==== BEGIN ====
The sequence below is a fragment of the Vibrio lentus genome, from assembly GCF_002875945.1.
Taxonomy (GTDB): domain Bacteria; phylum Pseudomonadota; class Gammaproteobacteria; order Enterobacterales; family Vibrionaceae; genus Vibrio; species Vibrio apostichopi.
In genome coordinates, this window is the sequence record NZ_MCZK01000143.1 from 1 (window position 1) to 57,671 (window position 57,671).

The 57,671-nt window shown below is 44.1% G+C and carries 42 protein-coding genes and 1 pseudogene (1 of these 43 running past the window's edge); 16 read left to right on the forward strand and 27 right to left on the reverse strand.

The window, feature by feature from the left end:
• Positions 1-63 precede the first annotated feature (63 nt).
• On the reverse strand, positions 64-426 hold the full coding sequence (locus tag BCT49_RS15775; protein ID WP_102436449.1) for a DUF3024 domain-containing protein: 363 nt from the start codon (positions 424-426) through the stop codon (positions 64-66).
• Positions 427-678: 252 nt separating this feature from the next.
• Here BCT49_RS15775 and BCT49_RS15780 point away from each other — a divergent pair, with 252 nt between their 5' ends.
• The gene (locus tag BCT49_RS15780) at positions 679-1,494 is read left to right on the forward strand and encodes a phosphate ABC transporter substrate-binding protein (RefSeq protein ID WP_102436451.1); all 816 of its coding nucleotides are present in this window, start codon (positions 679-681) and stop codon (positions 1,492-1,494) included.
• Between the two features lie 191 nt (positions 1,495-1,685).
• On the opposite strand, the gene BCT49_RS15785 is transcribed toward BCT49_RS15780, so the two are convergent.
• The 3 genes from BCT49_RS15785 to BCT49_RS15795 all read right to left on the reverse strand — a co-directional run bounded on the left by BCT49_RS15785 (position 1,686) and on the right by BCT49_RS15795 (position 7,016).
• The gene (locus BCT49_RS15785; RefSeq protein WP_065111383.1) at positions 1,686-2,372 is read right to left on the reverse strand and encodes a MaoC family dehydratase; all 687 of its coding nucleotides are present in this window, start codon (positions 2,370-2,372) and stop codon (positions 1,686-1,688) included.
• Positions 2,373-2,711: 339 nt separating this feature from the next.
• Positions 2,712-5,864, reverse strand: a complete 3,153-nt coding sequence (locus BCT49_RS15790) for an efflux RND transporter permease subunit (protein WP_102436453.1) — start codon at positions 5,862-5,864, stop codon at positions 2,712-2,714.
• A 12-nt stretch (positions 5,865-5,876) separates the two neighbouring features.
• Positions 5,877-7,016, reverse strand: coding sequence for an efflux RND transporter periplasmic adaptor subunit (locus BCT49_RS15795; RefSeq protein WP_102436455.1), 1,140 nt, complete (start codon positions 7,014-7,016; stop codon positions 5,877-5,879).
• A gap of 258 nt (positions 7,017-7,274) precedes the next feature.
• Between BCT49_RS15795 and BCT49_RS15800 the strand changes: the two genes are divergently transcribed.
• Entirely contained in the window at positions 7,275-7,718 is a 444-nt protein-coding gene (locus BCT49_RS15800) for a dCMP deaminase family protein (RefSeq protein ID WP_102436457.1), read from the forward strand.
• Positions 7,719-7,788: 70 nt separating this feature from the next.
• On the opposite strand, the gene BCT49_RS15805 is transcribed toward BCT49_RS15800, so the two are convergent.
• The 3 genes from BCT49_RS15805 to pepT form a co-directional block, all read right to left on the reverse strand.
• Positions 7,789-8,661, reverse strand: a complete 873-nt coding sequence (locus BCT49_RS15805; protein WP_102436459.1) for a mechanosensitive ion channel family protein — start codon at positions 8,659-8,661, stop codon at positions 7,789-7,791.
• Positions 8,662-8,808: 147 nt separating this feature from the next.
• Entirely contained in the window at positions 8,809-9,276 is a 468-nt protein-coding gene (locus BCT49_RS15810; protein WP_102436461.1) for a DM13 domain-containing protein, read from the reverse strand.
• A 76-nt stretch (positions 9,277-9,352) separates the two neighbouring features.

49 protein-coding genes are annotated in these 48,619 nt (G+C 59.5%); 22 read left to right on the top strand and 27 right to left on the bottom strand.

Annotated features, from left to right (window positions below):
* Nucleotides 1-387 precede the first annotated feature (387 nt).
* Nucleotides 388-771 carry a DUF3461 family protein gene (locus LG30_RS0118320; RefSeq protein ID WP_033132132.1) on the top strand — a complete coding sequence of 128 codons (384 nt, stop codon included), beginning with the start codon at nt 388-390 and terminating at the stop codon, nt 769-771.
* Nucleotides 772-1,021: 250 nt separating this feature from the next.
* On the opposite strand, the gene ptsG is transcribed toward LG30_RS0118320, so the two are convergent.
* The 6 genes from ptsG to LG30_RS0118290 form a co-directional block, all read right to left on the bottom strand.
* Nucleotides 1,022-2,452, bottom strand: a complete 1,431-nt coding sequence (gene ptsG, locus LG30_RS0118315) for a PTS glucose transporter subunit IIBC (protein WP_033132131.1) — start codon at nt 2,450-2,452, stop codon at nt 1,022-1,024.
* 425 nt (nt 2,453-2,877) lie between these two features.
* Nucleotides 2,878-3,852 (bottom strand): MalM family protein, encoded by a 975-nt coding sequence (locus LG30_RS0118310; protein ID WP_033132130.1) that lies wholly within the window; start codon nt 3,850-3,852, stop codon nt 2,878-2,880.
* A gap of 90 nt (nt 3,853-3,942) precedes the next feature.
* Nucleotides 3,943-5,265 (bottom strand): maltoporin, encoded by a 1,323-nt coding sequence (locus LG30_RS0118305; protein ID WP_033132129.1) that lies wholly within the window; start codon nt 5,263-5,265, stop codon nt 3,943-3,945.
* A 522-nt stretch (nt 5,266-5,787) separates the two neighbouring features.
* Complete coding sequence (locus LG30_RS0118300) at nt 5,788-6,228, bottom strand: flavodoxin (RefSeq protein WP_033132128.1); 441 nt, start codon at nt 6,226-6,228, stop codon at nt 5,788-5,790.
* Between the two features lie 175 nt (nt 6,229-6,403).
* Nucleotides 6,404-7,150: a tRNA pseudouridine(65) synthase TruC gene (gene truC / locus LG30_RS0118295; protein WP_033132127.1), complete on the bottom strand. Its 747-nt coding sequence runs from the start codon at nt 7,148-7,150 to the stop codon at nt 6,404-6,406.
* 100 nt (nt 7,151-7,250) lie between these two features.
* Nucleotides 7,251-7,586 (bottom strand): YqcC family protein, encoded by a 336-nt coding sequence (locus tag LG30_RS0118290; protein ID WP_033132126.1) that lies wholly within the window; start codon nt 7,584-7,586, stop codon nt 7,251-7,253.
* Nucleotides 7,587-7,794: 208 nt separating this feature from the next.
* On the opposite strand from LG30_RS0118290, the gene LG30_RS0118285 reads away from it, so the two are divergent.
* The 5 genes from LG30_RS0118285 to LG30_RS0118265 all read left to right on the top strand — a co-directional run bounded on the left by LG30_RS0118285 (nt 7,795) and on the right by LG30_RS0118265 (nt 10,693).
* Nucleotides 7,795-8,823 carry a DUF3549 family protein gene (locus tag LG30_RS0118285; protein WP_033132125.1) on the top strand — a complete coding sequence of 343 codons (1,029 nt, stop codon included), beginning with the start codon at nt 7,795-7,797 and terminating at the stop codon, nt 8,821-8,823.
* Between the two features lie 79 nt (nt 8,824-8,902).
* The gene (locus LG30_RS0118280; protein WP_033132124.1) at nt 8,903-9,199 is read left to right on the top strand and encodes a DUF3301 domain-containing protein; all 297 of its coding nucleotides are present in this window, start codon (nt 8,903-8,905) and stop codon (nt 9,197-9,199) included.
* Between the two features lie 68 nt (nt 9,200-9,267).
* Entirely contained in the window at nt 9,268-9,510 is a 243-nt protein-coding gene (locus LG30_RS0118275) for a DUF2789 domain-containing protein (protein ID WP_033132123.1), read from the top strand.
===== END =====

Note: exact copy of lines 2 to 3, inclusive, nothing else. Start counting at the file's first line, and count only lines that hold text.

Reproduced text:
Taxonomy (GTDB): domain Bacteria; phylum Pseudomonadota; class Gammaproteobacteria; order Enterobacterales; family Vibrionaceae; genus Vibrio; species Vibrio apostichopi.
In genome coordinates, this window is the sequence record NZ_MCZK01000143.1 from 1 (window position 1) to 57,671 (window position 57,671).